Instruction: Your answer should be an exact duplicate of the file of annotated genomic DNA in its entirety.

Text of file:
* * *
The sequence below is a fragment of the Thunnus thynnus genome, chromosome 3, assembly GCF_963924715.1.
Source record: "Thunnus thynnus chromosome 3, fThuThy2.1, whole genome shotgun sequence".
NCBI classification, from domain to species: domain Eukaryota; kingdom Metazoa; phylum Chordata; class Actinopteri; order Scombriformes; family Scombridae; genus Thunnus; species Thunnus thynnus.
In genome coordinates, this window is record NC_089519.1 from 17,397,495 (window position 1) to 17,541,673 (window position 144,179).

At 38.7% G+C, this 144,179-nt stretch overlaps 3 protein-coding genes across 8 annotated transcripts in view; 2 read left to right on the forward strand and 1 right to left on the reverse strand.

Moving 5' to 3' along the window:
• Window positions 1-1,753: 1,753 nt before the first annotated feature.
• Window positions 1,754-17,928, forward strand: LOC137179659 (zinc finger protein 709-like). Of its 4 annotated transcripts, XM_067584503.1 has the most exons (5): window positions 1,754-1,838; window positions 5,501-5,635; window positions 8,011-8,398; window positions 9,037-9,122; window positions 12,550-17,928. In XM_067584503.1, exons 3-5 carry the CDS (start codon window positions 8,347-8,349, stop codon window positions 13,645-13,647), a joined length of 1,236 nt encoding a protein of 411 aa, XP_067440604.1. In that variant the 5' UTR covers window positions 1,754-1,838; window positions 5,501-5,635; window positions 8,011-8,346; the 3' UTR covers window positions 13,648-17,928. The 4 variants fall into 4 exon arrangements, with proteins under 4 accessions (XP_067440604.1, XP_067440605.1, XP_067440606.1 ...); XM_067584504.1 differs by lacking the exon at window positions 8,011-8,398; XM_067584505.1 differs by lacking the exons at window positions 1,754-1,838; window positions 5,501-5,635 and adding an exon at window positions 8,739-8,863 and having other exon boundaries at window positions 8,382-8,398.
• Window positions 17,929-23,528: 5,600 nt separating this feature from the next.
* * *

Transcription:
The sequence below is a fragment of the Thunnus thynnus genome, chromosome 3, assembly GCF_963924715.1.
Source record: "Thunnus thynnus chromosome 3, fThuThy2.1, whole genome shotgun sequence".
NCBI classification, from domain to species: domain Eukaryota; kingdom Metazoa; phylum Chordata; class Actinopteri; order Scombriformes; family Scombridae; genus Thunnus; species Thunnus thynnus.
In genome coordinates, this window is record NC_089519.1 from 17,397,495 (window position 1) to 17,541,673 (window position 144,179).

At 38.7% G+C, this 144,179-nt stretch overlaps 3 protein-coding genes across 8 annotated transcripts in view; 2 read left to right on the forward strand and 1 right to left on the reverse strand.

Moving 5' to 3' along the window:
• Window positions 1-1,753: 1,753 nt before the first annotated feature.
• Window positions 1,754-17,928, forward strand: LOC137179659 (zinc finger protein 709-like). Of its 4 annotated transcripts, XM_067584503.1 has the most exons (5): window positions 1,754-1,838; window positions 5,501-5,635; window positions 8,011-8,398; window positions 9,037-9,122; window positions 12,550-17,928. In XM_067584503.1, exons 3-5 carry the CDS (start codon window positions 8,347-8,349, stop codon window positions 13,645-13,647), a joined length of 1,236 nt encoding a protein of 411 aa, XP_067440604.1. In that variant the 5' UTR covers window positions 1,754-1,838; window positions 5,501-5,635; window positions 8,011-8,346; the 3' UTR covers window positions 13,648-17,928. The 4 variants fall into 4 exon arrangements, with proteins under 4 accessions (XP_067440604.1, XP_067440605.1, XP_067440606.1 ...); XM_067584504.1 differs by lacking the exon at window positions 8,011-8,398; XM_067584505.1 differs by lacking the exons at window positions 1,754-1,838; window positions 5,501-5,635 and adding an exon at window positions 8,739-8,863 and having other exon boundaries at window positions 8,382-8,398.
• Window positions 17,929-23,528: 5,600 nt separating this feature from the next.